Saturday, November 12, 2011

Dead Birds

Dead Birds (2004)
Dir. Alex Turner
Starring Henry Thomas, Nicki Aycox, Patrick Fugit, Michael Shannon, Isaiah Washington

                                             I know, I know. Terrible poster.

DEAD BIRDS is one of those unfortunate films which is actually better than it ought to be but not as good as it needs to be. Honestly, those are always much more frustrating than the ones that never had a chance. CITY OF THE LIVING DEAD is what it is, and it's OK with that. DEAD BIRDS wants to be great. And it is good, but to really work it would have needed to be great.

Here's the pitch: sometime during the civil war, a ragtag team of confederate renegades (renegades even by confederate standards) steal a bunch of gold from a bunch of other confederates, and decide to hide out in a creepy abandoned farmhouse until the heat is off. They’re surprisingly unconcerned when the first thing they encounter is a hideous naked mole rat dog with a human face. But all they have to do is spend one night with five criminals and a bag of gold inside a creepy abandoned Southern plantation house. What could go wrong?

I'll give the film credit. It's as standard a haunted house tale as they make, but the historical setting gives it a bit of flavor. Period horror is one of the last great untapped natural resources of American horror. There have been a few attempts, but they range from similarly frustrating (RAVENOUS) to the baffling (THE KEEP) to the merely unnecessary (TREMORS 3). This one doesn't do a whole lot with the period setting, but at least it’s a good excuse to have scenes mostly lit by unconvincing lamplight. Anyway, after so many films of vacationing teenagers, it’s nice to have a group of characters coming from a different background.

The film also boldly courts atmosphere and tension with a leisurely pace that doesn't feel the need to shout “Boo!” every few minutes. It would work better if the cinematography and music were a bit stronger, however. For all its ambitions at creating an eerie mood, the shots are unimaginatively constructed, the editing is pedestrian, and the lighting amateurish. But give 'em credit for trying; although it never quite works as well as it needs to, its slow but deliberate pace and slowly ratcheting tension does manage to conjure some real – if mild – dread. But yeah, mild doesn't quite cut it.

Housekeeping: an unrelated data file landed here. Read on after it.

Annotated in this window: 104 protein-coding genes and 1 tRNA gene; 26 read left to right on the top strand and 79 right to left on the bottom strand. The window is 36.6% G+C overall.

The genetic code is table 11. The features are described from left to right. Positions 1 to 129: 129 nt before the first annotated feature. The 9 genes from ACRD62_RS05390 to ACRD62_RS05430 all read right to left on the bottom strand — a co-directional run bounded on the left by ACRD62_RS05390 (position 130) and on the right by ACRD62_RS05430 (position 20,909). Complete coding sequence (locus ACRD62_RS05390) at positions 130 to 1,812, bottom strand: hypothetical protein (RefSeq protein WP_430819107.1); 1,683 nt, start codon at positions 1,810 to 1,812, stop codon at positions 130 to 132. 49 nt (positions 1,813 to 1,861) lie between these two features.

The problem this turkey has is that its not quite imaginative enough to know what to do with its interesting scenario, so despite the advantage of having a new era to play with, the vast majority of the film just coasts on the oldest haunted house clichés in the book – yes, they have the scene where there's a crying girl in the corner with her face down and a guy walks up and puts his hand on her shoulder. Ghost, ghost, scary face, ghost, ghost, hands grab you from an unexpected place, cute kid gets possessed, ghost, ghost, disemboweling, avid-fart flashback to explain everything, awkward twist ending, bada bing, and we're out. It's that by-the-numbers.

                                     Not even as scary as it looks, I'm afraid.